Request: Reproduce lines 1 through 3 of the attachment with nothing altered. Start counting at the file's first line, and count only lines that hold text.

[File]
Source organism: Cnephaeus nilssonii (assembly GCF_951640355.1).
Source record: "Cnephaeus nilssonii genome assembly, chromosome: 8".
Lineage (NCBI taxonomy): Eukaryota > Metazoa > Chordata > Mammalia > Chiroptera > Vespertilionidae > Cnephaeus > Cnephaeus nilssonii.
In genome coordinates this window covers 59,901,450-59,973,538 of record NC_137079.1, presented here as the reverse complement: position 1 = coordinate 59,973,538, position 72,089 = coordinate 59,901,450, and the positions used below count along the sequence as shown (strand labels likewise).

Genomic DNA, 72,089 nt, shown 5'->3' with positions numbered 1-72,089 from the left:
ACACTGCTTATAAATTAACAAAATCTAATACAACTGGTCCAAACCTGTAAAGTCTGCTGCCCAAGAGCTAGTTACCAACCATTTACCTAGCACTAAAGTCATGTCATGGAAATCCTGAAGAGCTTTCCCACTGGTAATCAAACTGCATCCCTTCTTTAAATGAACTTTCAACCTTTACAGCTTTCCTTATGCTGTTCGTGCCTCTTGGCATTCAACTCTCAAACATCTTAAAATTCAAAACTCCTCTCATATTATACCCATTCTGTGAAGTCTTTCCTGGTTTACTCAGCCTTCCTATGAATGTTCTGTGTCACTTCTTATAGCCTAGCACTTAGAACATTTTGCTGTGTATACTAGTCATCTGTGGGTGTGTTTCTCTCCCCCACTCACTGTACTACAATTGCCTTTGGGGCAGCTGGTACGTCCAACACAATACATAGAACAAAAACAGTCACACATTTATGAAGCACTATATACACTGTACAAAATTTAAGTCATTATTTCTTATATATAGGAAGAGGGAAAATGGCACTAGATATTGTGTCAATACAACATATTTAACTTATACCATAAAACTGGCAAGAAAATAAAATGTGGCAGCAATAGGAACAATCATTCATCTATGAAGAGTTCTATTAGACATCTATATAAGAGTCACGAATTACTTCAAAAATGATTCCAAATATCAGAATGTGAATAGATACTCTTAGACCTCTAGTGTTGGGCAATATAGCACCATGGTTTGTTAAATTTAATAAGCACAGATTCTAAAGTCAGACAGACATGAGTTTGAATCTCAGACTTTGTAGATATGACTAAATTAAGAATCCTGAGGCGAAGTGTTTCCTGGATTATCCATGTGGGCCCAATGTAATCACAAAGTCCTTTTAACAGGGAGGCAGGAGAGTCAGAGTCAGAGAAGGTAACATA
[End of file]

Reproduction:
Source organism: Cnephaeus nilssonii (assembly GCF_951640355.1).
Source record: "Cnephaeus nilssonii genome assembly, chromosome: 8".
Lineage (NCBI taxonomy): Eukaryota > Metazoa > Chordata > Mammalia > Chiroptera > Vespertilionidae > Cnephaeus > Cnephaeus nilssonii.